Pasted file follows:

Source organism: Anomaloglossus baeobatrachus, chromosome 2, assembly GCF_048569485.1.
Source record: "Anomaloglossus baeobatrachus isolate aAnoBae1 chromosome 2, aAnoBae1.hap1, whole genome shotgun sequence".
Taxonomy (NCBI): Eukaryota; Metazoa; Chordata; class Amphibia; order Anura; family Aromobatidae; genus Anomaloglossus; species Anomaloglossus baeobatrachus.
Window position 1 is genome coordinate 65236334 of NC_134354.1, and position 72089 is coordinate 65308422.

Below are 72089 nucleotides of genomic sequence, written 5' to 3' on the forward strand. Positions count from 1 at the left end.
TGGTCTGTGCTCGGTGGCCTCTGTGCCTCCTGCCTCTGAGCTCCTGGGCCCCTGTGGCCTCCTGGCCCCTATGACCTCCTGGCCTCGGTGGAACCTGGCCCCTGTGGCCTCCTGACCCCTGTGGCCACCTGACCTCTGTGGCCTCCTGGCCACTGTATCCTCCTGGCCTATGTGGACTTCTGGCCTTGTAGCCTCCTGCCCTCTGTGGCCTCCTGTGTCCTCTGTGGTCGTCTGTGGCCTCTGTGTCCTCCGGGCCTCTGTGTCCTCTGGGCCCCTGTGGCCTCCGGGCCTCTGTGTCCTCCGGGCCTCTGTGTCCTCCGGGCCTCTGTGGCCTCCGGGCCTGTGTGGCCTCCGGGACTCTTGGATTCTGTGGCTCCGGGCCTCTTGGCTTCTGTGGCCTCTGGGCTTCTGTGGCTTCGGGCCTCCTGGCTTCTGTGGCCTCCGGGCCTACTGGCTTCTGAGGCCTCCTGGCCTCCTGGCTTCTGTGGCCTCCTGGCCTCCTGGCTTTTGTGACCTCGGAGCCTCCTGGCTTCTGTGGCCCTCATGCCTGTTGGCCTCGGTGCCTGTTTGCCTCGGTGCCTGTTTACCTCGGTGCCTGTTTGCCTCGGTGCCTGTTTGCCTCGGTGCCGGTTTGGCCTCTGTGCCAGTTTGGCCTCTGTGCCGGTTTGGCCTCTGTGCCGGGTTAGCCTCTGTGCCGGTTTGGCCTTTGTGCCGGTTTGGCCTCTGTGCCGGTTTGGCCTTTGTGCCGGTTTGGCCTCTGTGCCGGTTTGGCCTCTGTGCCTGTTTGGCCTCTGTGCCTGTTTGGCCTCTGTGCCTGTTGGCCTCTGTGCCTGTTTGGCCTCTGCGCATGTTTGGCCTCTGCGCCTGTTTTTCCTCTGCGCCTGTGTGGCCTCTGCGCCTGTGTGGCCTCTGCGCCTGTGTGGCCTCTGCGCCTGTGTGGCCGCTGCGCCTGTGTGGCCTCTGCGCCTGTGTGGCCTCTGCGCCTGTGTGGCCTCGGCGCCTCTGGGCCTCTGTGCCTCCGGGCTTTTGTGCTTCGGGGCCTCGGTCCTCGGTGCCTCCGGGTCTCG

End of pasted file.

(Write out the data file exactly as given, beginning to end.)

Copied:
Source organism: Anomaloglossus baeobatrachus, chromosome 2, assembly GCF_048569485.1.
Source record: "Anomaloglossus baeobatrachus isolate aAnoBae1 chromosome 2, aAnoBae1.hap1, whole genome shotgun sequence".
Taxonomy (NCBI): Eukaryota; Metazoa; Chordata; class Amphibia; order Anura; family Aromobatidae; genus Anomaloglossus; species Anomaloglossus baeobatrachus.
Window position 1 is genome coordinate 65236334 of NC_134354.1, and position 72089 is coordinate 65308422.

Below are 72089 nucleotides of genomic sequence, written 5' to 3' on the forward strand. Positions count from 1 at the left end.
TGGTCTGTGCTCGGTGGCCTCTGTGCCTCCTGCCTCTGAGCTCCTGGGCCCCTGTGGCCTCCTGGCCCCTATGACCTCCTGGCCTCGGTGGAACCTGGCCCCTGTGGCCTCCTGACCCCTGTGGCCACCTGACCTCTGTGGCCTCCTGGCCACTGTATCCTCCTGGCCTATGTGGACTTCTGGCCTTGTAGCCTCCTGCCCTCTGTGGCCTCCTGTGTCCTCTGTGGTCGTCTGTGGCCTCTGTGTCCTCCGGGCCTCTGTGTCCTCTGGGCCCCTGTGGCCTCCGGGCCTCTGTGTCCTCCGGGCCTCTGTGTCCTCCGGGCCTCTGTGGCCTCCGGGCCTGTGTGGCCTCCGGGACTCTTGGATTCTGTGGCTCCGGGCCTCTTGGCTTCTGTGGCCTCTGGGCTTCTGTGGCTTCGGGCCTCCTGGCTTCTGTGGCCTCCGGGCCTACTGGCTTCTGAGGCCTCCTGGCCTCCTGGCTTCTGTGGCCTCCTGGCCTCCTGGCTTTTGTGACCTCGGAGCCTCCTGGCTTCTGTGGCCCTCATGCCTGTTGGCCTCGGTGCCTGTTTGCCTCGGTGCCTGTTTACCTCGGTGCCTGTTTGCCTCGGTGCCTGTTTGCCTCGGTGCCGGTTTGGCCTCTGTGCCAGTTTGGCCTCTGTGCCGGTTTGGCCTCTGTGCCGGGTTAGCCTCTGTGCCGGTTTGGCCTTTGTGCCGGTTTGGCCTCTGTGCCGGTTTGGCCTTTGTGCCGGTTTGGCCTCTGTGCCGGTTTGGCCTCTGTGCCTGTTTGGCCTCTGTGCCTGTTTGGCCTCTGTGCCTGTTGGCCTCTGTGCCTGTTTGGCCTCTGCGCATGTTTGGCCTCTGCGCCTGTTTTTCCTCTGCGCCTGTGTGGCCTCTGCGCCTGTGTGGCCTCTGCGCCTGTGTGGCCTCTGCGCCTGTGTGGCCGCTGCGCCTGTGTGGCCTCTGCGCCTGTGTGGCCTCTGCGCCTGTGTGGCCTCGGCGCCTCTGGGCCTCTGTGCCTCCGGGCTTTTGTGCTTCGGGGCCTCGGTCCTCGGTGCCTCCGGGTCTCG